Current Medicaid Managed Care Market
As of the end of 2015, Neighborhood Health Plan was the largest MCO in the state, with more than one-third of all members. Both Tufts Health Plan and Boston Medical Center Health Plan have market shares of 22 to 25 percent. MassHealth MCOs have reported financial issues in the past year, with both Neighborhood Health Plan (owned by Partners HealthCare) and Health New England’s parent company (Baystate Health) reporting significant financial losses in the second half of 2016. Neighborhood Health Plan temporarily froze enrollment in October 2016.
Source: HMAIS Data
Texas STAR+PLUS Medicaid Managed Care RFI
On December 22, 2016, The Texas Health and Human Services Commission (HHSC) released a Request for Information (RFI) for organizations interested in serving the STAR+PLUS Medicaid managed care program. STAR+PLUS members include adults with disabilities who meet a nursing facility level of care and require home and community based services. STAR+PLUS covers more than 540,000 Medicaid beneficiaries, accounting for more than $8 billion in annual spending, based on FY 2016 rates. The RFI seeks responses from interested organizations, particularly around improved strategies that are innovative, cost-effective, and improve outcomes in the delivery of acute care and long-term services and supports (LTSS). Responses and questions are due January 30, 2017.
On November 15, 2016, HHSC announced that it would be reprocuring STAR+PLUS contracts statewide, after previously announcing the upcoming RFP would be for the Dallas and Tarrant service areas only. HHSC will maintain existing service areas under the statewide RFP. The target implementation date for new STAR+PLUS contracts is January 1, 2019.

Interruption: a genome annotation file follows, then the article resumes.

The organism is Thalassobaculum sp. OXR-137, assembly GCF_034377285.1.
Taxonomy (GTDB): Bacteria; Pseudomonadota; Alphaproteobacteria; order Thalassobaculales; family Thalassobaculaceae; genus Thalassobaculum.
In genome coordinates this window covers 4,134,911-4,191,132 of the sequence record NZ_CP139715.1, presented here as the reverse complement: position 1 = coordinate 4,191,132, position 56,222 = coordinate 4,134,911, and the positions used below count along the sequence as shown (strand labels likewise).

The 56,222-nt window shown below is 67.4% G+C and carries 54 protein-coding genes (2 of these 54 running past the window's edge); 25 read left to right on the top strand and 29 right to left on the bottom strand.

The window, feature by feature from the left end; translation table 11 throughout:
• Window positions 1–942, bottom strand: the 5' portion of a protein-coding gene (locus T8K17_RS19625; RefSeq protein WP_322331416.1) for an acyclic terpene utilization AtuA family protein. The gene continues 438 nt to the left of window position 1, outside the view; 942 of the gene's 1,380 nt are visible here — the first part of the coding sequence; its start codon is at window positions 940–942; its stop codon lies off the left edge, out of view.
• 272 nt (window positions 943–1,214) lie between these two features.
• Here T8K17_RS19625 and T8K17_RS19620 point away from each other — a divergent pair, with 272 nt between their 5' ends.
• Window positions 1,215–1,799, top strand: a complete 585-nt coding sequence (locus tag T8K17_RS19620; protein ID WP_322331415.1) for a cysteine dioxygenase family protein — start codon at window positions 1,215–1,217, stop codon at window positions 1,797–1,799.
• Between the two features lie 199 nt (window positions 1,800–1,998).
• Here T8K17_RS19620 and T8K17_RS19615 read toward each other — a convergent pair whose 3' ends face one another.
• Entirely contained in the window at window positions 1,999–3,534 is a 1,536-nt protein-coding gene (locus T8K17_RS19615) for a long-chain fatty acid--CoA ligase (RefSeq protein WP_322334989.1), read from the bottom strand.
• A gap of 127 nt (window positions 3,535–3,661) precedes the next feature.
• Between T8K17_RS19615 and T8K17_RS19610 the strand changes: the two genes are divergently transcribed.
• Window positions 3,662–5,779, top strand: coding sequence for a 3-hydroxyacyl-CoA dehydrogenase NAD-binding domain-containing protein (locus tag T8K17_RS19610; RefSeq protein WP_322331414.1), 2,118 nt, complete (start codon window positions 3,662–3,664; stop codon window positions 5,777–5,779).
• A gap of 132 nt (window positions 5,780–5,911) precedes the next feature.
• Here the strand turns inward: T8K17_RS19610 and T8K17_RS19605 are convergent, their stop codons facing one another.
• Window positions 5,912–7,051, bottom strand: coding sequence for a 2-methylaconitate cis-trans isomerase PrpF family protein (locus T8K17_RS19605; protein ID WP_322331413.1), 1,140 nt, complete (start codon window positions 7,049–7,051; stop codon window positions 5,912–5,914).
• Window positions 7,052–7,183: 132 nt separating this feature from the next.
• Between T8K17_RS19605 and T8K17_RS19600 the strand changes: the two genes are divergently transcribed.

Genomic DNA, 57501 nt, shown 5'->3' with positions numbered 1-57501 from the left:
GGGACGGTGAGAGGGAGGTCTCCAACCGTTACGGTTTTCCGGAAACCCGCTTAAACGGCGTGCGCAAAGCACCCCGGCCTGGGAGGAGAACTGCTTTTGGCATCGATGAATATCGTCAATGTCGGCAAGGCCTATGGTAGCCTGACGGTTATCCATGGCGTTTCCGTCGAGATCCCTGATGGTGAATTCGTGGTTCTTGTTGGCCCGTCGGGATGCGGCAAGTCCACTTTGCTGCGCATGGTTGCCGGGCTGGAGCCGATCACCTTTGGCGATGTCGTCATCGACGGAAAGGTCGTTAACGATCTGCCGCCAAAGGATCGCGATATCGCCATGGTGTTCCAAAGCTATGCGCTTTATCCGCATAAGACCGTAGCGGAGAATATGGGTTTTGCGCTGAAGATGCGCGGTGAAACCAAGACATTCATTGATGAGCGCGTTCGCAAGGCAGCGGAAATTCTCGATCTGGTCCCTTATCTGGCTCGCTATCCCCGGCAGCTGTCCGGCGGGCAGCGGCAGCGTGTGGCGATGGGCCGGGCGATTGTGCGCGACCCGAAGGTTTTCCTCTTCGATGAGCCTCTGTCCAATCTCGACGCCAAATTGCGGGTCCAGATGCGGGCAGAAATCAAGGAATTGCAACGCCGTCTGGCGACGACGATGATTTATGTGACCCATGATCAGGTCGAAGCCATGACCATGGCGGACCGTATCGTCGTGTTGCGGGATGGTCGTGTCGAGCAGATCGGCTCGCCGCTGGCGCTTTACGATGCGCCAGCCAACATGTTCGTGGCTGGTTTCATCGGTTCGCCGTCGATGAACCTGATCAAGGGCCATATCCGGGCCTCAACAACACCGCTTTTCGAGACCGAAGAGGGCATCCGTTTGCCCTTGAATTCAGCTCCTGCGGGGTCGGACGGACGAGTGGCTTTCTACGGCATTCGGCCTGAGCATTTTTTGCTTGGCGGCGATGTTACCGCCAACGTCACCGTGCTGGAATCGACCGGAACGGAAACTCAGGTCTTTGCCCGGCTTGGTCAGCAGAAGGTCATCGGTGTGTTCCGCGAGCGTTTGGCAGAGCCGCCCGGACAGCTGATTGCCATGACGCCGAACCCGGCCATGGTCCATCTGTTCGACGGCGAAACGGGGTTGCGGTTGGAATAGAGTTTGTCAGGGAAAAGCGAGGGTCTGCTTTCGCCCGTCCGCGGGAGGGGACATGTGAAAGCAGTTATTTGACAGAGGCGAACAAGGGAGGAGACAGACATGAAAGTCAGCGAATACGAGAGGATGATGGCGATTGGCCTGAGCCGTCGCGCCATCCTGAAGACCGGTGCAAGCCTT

The STAR+PLUS Medicaid managed care program integrates the delivery of acute care services, pharmacy services, and long-term services and supports (LTSS) to individuals age 65 and older and to individuals under age 65 who have a disability, many of whom qualify for Supplemental Security Income (SSI) or SSI-related benefits. STAR+PLUS services and supports are delivered through five MCOs who contract with HHSC.
Enrollment in STAR+PLUS is mandatory for most adults receiving SSI, as well as adults who do not receive SSI (non-SSI), but who qualify for the STAR+PLUS HCBS program. Enrollment in STAR+PLUS was voluntary for children and young adults under the age of 21 who receive SSI and SSI-related Medicaid benefits until implementation of the STAR Kids managed care program on November 1, 2016. STAR+PLUS MCOs began covering most nursing facility services for members age 21 and older as of March 2015.
Current STAR+PLUS Medicaid Managed Care Market
As of September 2016, there were nearly 545,000 STAR+PLUS members across five MCOs. Centene’s Superior Health Plan, Anthem’s Amerigroup, and United Healthcare combine to cover nearly three quarters of all STAR+PLUS members. Both Superior and Amerigroup also have significant market presence in across all Medicaid managed care programs in the state. There are an additional 13 Medicaid MCOs who do not participate in the STAR+PLUS program.
Source: HMAIS Data